Comprehension rates for questions at filler conditions were at 95.20% (SD = 2.75%), indicating that participants were indeed paying attention to sentence materials.

Electrophysiological Analyses

Figure 2 shows a topographic map for 33 participants, in the typical N400 time range (300–500 ms) after critical word (wine/#roof) onset. It shows a large, broadly distributed N400 effect with slight right lateralization in the definite condition, and a smaller N400 effect, constrained to centroparietal sites, also with slight right lateralization, in the demonstrative condition. Given this broad (and typical, see Federmeier and Kutas, 1999) distribution, we focus analyses at midline sites (see grand average ERPs, Figure 3).


Figure 2. Topographic plots of mean amplitude (μV) 300–500 ms after stimulus onset at CW for definite (top) and demonstrative (bottom) conditions. Black dots indicate scalp position of electrodes. Bolded black dots indicate midline electrode positions, used for ANOVA (see Section “N400 at the critical word”); white circles indicate the region of interest (ROI) used in correlational analyses (see Section “Correlational analyses”).


Figure 3. Grand average event-related potential (ERP) waveforms for object type condition: congruent (black) and incongruent (red) separately for definite (A) and demonstrative (B) conditions at five midline electrodes (Fz, FCz, Cz, CPz, and Pz) time-locked to the onset of the critical word (wine/#roof). Asterisks * indicate significant amplitude differences (see Section “N400 at the critical word”).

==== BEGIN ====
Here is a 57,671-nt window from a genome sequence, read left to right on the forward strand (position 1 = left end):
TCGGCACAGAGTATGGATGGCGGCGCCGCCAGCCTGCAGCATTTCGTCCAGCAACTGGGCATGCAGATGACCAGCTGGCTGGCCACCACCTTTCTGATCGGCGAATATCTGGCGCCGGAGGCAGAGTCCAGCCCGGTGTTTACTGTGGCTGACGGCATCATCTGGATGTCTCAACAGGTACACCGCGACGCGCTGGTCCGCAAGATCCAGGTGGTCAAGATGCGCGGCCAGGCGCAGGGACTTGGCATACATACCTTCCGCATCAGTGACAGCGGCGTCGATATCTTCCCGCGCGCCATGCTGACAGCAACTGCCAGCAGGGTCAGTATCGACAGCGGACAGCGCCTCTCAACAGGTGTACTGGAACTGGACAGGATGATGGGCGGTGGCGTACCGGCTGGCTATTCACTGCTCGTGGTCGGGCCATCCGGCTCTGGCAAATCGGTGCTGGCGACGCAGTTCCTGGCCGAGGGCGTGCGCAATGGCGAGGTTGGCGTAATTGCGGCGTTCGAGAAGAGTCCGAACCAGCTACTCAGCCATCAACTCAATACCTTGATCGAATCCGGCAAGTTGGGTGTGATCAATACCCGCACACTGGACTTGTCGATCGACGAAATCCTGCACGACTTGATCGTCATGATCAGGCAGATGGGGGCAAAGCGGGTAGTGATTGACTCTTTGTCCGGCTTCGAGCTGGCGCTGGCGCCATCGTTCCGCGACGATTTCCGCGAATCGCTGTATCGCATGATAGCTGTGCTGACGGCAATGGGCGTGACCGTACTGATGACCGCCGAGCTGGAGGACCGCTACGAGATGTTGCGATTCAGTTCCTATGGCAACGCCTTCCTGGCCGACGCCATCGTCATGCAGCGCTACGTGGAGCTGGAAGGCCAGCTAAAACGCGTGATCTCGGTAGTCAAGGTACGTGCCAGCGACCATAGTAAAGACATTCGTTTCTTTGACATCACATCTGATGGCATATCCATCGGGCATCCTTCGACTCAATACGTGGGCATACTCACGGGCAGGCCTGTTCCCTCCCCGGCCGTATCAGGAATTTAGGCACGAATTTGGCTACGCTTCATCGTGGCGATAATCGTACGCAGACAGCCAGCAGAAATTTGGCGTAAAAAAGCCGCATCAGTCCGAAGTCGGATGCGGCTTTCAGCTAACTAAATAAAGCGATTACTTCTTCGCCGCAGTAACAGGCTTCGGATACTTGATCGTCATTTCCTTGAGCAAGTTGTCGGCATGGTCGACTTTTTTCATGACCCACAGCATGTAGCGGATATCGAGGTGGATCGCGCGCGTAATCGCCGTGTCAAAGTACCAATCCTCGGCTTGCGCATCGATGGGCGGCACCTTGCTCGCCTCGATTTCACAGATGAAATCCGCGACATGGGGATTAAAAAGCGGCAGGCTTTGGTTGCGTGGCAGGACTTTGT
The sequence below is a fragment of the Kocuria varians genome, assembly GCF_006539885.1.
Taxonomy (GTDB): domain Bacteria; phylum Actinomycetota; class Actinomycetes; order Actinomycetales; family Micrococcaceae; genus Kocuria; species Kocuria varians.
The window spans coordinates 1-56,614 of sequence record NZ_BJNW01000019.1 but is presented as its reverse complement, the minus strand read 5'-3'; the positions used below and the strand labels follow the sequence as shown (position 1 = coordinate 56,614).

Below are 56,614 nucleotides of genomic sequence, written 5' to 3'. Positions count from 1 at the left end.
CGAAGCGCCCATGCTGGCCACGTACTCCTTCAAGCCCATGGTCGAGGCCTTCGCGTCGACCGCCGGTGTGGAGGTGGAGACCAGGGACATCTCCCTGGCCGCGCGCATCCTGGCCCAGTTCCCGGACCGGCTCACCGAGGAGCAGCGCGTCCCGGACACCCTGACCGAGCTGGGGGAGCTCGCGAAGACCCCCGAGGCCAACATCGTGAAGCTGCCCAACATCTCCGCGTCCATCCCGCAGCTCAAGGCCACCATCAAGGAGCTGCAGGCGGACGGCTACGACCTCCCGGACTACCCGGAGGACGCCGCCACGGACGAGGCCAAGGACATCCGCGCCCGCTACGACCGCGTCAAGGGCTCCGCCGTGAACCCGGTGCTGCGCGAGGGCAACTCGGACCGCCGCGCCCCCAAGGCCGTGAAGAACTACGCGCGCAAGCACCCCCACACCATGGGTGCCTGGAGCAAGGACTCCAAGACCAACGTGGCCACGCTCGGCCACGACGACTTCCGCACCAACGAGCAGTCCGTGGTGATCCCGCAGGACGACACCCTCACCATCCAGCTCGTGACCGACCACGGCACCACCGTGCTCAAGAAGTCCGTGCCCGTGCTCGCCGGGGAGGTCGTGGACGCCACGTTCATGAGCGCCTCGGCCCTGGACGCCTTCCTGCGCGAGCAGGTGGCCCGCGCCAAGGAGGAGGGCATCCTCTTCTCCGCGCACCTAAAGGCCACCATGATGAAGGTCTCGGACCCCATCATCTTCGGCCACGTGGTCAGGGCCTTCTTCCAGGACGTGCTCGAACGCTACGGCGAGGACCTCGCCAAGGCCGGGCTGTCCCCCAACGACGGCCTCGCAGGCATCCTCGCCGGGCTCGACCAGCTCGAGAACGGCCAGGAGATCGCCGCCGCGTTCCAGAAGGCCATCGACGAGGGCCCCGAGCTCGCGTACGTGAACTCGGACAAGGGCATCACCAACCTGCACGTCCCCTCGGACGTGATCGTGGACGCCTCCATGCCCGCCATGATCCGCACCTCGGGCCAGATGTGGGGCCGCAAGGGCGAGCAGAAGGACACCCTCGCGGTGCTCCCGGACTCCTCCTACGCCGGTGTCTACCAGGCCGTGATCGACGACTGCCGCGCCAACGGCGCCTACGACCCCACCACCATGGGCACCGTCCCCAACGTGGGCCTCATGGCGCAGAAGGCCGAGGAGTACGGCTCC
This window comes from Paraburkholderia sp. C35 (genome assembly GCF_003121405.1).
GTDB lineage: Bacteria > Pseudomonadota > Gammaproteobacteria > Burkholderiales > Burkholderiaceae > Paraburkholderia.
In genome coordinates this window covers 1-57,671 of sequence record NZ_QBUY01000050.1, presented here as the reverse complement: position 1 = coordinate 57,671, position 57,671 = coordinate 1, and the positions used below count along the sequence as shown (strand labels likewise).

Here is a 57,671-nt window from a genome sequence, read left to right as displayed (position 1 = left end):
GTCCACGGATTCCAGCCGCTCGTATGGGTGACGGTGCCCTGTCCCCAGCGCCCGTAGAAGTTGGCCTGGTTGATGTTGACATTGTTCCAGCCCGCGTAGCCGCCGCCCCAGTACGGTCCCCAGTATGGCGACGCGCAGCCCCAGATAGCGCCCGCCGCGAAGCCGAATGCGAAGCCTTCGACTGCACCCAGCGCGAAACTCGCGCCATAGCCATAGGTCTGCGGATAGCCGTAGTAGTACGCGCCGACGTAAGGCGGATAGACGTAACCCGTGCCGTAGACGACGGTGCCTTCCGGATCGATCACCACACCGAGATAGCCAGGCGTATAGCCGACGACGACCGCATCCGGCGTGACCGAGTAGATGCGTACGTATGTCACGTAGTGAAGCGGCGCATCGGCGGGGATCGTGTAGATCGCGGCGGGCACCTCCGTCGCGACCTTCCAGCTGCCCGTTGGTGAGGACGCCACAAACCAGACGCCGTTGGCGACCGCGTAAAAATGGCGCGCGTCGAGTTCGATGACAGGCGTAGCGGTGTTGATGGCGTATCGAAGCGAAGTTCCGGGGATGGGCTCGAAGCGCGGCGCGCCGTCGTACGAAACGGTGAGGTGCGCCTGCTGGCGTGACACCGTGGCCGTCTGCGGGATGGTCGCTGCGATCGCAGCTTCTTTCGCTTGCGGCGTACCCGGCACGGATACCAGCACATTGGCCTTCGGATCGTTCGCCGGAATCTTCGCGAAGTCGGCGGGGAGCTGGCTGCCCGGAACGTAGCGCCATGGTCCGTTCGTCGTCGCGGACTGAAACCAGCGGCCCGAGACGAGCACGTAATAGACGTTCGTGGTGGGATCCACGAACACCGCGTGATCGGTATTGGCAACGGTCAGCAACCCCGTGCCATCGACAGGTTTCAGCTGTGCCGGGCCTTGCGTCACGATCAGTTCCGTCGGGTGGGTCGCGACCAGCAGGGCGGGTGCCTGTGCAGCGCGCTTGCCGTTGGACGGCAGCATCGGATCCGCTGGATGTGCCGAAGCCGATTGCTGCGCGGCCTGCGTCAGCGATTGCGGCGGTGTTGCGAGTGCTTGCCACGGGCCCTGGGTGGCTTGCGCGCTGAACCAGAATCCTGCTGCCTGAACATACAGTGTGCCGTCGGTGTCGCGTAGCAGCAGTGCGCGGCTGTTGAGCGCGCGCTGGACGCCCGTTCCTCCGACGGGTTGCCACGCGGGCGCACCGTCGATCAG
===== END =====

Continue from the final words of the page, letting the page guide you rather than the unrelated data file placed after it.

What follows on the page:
N400 at the Critical Word

A repeated measures ANOVA was conducted for midline electrode sites (Fz, FCz, Cz, CPz, and Pz) at the critical word (wine vs. #roof) on mean voltage in the traditional N400 time window (300–500 ms) using SPSS (IBM Corp, 2018) statistical software (see Table 2). We employed the Greenhouse-Geisser (Greenhouse and Geisser, 1959) non-sphericity correction for effects with more than one degree of freedom in the numerator. Following convention, unadjusted degrees of freedom are reported, along with the Greenhouse-Geisser epsilon value (ε) and adjusted p value. Mean square error values reported are those corresponding to the Greenhouse-Geisser correction. Partial eta squared (ηp 2) is reported as a measure of effect size and post hoc comparisons are Bonferroni corrected.


Table 2. F-values for midline analyses of Object and Determiner type at critical word for time window 300–500 ms.